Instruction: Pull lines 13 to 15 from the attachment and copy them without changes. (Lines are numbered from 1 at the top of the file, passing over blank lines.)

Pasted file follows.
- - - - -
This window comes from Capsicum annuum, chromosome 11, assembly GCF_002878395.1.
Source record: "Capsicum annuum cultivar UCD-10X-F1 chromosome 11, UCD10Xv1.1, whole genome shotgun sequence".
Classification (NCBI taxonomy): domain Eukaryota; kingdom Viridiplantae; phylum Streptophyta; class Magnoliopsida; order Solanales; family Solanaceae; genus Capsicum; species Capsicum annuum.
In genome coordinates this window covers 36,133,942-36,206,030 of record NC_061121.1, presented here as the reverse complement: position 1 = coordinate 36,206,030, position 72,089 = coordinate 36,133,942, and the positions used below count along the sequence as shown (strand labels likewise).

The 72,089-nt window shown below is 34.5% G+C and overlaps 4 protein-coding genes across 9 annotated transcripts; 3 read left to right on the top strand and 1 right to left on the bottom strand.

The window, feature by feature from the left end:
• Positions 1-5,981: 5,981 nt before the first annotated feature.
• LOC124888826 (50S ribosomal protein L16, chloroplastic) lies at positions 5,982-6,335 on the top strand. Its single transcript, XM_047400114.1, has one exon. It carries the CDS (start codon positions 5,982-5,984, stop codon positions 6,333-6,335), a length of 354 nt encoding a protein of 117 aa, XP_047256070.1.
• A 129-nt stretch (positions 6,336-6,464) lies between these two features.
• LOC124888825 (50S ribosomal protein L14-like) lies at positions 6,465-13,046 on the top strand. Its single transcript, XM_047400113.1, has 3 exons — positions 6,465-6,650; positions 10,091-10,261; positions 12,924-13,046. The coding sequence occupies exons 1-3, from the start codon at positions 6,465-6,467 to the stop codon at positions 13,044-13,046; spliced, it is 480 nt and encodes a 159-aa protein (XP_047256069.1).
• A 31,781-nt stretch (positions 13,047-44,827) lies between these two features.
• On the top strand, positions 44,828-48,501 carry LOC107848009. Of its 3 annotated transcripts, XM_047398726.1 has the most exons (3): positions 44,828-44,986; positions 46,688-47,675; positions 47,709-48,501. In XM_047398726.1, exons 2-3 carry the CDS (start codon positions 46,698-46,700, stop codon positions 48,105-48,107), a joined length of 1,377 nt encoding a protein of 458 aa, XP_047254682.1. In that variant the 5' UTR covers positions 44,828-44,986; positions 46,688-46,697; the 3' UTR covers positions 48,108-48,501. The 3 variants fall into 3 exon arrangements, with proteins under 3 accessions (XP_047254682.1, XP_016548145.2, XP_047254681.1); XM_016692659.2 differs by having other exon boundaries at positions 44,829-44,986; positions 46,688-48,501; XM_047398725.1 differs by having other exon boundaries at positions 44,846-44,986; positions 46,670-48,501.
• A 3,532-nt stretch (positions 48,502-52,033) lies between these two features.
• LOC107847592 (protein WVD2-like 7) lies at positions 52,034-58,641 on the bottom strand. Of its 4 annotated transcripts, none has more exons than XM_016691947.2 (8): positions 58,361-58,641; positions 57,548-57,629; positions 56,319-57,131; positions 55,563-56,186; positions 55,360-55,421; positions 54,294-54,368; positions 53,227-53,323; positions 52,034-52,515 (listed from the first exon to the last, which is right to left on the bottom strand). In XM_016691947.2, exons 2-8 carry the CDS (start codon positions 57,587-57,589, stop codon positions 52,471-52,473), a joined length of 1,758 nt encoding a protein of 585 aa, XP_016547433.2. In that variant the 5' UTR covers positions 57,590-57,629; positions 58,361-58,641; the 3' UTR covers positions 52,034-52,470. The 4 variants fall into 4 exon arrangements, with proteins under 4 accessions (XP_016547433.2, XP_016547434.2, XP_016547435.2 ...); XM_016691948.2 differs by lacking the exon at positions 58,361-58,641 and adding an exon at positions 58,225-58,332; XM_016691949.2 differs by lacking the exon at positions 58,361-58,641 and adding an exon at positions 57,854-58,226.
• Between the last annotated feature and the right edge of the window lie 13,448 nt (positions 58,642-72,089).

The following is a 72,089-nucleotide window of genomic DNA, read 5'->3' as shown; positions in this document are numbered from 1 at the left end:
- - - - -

• A 3,532-nt stretch (positions 48,502-52,033) lies between these two features.
• LOC107847592 (protein WVD2-like 7) lies at positions 52,034-58,641 on the bottom strand. Of its 4 annotated transcripts, none has more exons than XM_016691947.2 (8): positions 58,361-58,641; positions 57,548-57,629; positions 56,319-57,131; positions 55,563-56,186; positions 55,360-55,421; positions 54,294-54,368; positions 53,227-53,323; positions 52,034-52,515 (listed from the first exon to the last, which is right to left on the bottom strand). In XM_016691947.2, exons 2-8 carry the CDS (start codon positions 57,587-57,589, stop codon positions 52,471-52,473), a joined length of 1,758 nt encoding a protein of 585 aa, XP_016547433.2. In that variant the 5' UTR covers positions 57,590-57,629; positions 58,361-58,641; the 3' UTR covers positions 52,034-52,470. The 4 variants fall into 4 exon arrangements, with proteins under 4 accessions (XP_016547433.2, XP_016547434.2, XP_016547435.2 ...); XM_016691948.2 differs by lacking the exon at positions 58,361-58,641 and adding an exon at positions 58,225-58,332; XM_016691949.2 differs by lacking the exon at positions 58,361-58,641 and adding an exon at positions 57,854-58,226.
• Between the last annotated feature and the right edge of the window lie 13,448 nt (positions 58,642-72,089).